BEGINNINGS1 Introduction to Child Development Basic Concepts and Issues in Child Development Historical Views of Childhood Theoretical Perspectives Research in Child Development Critical Thinking2 Heredity, Environment, and Prenatal Development Genetics and Heredity Process of Conception Stages of Prenatal Development Environmental Influences on Prenatal Development3 Birth and the Newborn Infant Process of Childbirth Medical Techniques During Labor and Delivery Birth Complications Characteristics of the Newborn The Newborn Infant in the FamilyINFANCY AND THE TODDLER YEARS4 Physical Development and Health During Infancy and the Toddler YearsPhysical GrowthMotor DevelopmentSensory and Perceptual DevelopmentBasic NeedsHealth and Safety Concerns5 Cognitive and Language Development During Infancy and the Toddler YearsPiaget's Cognitive Developmental TheoryContemporary Perspectives on Early Cognitive DevelopmentIndividual Differences in Early Cognitive DevelopmentThe Beginnings of Language6 Social and Emotional Development During Infancy and the Toddler YearsHow Infants and Toddlers Experience and Express EmotionsInfant and Toddler TemperamentDevelopment of Attachment RelationshipsDevelopment of Self-Awareness and AutonomyChild MaltreatmentEARLY CHILDHOOD7 Physical Growth and Health During Early ChildhoodGrowth of the BodyBrain DevelopmentMotor DevelopmentHealth and Wellness8 Cognitive Development During Early ChildhoodAdvances in Children's Thinking:Representational Skill and Pretend PlayInformation Processing ApproachesVygotsky's Sociocultural ApproachIndividual Differences in Cognitive Development9 Social and Emotional Development During EarlyChildhoodDevelopment of Self-UnderstandingGrowth of Emotional Self-RegulationGender and the SelfParent-Child RealtionshipsPeer and Sibling RelationshipsAgression, Prosocial Behavior, and Self-ControlMIDDLE CHILDHOOD10Physical Growth and Health in Middle ChildhoodGrowth of the BodyHealth and WellnessMotor DevelopmentChildren with Special Needs11 Cognitive Development During Middle ChildhoodPiaget's Theory: Concrete Operational ThoughtInformation processing ApproachesIntelligenceLanguage DevelopmentSchooling and Cognitive Development12 Social and Emotional Development During Middle ChildhoodDevelopment of Self-ConceptsFamily Influences on Social DevelopmentGrowth of Peer RelationsEnvironments of Social Development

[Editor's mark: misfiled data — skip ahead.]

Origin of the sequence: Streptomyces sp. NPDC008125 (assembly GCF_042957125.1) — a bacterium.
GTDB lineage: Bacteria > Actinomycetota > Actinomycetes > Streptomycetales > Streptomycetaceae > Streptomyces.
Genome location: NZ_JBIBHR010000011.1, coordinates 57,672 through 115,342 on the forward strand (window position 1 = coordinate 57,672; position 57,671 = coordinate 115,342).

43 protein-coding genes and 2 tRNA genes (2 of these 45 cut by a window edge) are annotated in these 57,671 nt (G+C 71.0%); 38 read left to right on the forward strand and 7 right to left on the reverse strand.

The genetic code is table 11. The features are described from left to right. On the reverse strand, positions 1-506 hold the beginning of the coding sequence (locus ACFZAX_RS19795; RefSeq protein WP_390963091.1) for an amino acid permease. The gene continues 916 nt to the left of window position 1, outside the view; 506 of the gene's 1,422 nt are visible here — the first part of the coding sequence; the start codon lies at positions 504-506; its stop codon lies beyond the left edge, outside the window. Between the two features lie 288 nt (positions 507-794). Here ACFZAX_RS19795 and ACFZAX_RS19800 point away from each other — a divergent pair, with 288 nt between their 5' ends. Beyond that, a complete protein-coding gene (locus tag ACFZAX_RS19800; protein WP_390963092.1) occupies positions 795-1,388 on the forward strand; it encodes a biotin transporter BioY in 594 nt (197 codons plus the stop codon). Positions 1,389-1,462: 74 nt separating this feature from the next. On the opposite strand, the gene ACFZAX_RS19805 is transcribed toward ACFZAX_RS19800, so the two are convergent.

Charlotte J. Patterson is a Professor of Psychology at the University of Virginia, where she teaches an introductory course in child development every year. She was born and attended school in California, receiving her B.A. at Pomona College, and her M.A. and Ph.D. at Stanford University. Upon graduation from Stanford, Patterson moved East to accept a position at the University of Virginia, where she has been actively pursuing research and teaching in developmental psychology ever since.Patterson has published widely in the areas of social and personal development among children and adolescents. She has conducted research on childrens self-control, on childrens communication skills, on child maltreatment, and on the family, peer and school contexts of child development. Recently, much of her research has focused on the role of sexual orientation in human development, especially on issues related to child development in lesbian- and gay-parented families. Reports of her research have appeared in Child Development, Developmental Psychology, Journal of Family Psychology, and other well-known journals. Her 2004 article on adolescents with same-sex parents has been recognized by Child Development as one of its Top 10 Downloads; it was the journals 2nd most-frequently downloaded paper for the years 2005, 2006, and 2007.In addition to her empirical research, Patterson has edited three books, and served on many editorial boards, including those of Child Development, Developmental Psychology, Merrill-Palmer Quarterly of Human Development, Journal of Marriage and the Family, and the Journal of Family Psychology. She spent three years as Associate Editor of the Merrill-Palmer Quarterly, and has twice served as guest editor for special sections of Developmental Psychology. Active in professional matters, Patterson has served on numerous committees and task forces. For instance, she has been a member of grant review panels at the National Institutes of Health (NIH) and at the National Science Foundation (NSF), and she was a member of the Society for Research in Child Development (SRCD) task force on Cultural and Contextual Diversity.Patterson has also been an innovative teacher. She was a University of Virginia Teaching + Technology Fellow, and was an early adopter of technological tools such as presentation software and digitized video clips in lectures for her child development course. When Patterson first made a collection of digitized classic and contemporary video clips available to students and instructors in her Multimedia Courseware for Child Development, it was considered so novel that it received notice in the Chronicle of Higher Education. Her contributions in teaching have been recognized by an award from the University of Virginia Faculty Senate Initiative on Excellent Teaching, and by repeated invitations to speak at the Developmental Science Teaching Institutes at the biennial meetings of the Society for Research in Child Development (SRCD).In recognition of her research, teaching and service, Patterson has been the recipient of numerous awards. She won the Distinguished Scientific Contributions Award from APAs Division 44 (the Society for Psychological Study of Lesbian and Gay Issues), she was given an Outstanding Achievement Award from the APA Committee on Lesbian, Gay and Bisexual Concerns, and she was awarded the Carolyn Attneave Diversity Award from APAs Division 43 (Family Psychology) for contributions that advance the understanding and integration of diversity into family psychology. She has served as President of APAs Division 44, and is a fellow of both APA (Divisions 7, 9, 43, and 44) and the Association for Psychological Science (APS).